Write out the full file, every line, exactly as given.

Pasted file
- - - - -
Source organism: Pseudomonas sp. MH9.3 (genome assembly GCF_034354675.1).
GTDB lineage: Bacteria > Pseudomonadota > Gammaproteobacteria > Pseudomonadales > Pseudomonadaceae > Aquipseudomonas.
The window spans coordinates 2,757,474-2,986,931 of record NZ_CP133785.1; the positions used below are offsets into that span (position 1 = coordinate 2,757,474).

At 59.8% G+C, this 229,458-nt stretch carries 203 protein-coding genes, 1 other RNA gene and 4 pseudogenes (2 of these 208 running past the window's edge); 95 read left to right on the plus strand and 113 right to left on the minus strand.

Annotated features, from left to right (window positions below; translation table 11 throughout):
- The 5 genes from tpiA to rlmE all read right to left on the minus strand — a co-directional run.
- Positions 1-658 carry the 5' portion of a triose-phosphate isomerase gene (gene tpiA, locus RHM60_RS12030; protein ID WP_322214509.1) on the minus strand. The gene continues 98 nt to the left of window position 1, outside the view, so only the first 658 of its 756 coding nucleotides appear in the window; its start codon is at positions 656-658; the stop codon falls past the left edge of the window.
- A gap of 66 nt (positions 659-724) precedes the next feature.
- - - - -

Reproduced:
Source organism: Pseudomonas sp. MH9.3 (genome assembly GCF_034354675.1).
GTDB lineage: Bacteria > Pseudomonadota > Gammaproteobacteria > Pseudomonadales > Pseudomonadaceae > Aquipseudomonas.
The window spans coordinates 2,757,474-2,986,931 of record NZ_CP133785.1; the positions used below are offsets into that span (position 1 = coordinate 2,757,474).

At 59.8% G+C, this 229,458-nt stretch carries 203 protein-coding genes, 1 other RNA gene and 4 pseudogenes (2 of these 208 running past the window's edge); 95 read left to right on the plus strand and 113 right to left on the minus strand.

Annotated features, from left to right (window positions below; translation table 11 throughout):
- The 5 genes from tpiA to rlmE all read right to left on the minus strand — a co-directional run.
- Positions 1-658 carry the 5' portion of a triose-phosphate isomerase gene (gene tpiA, locus RHM60_RS12030; protein ID WP_322214509.1) on the minus strand. The gene continues 98 nt to the left of window position 1, outside the view, so only the first 658 of its 756 coding nucleotides appear in the window; its start codon is at positions 656-658; the stop codon falls past the left edge of the window.
- A gap of 66 nt (positions 659-724) precedes the next feature.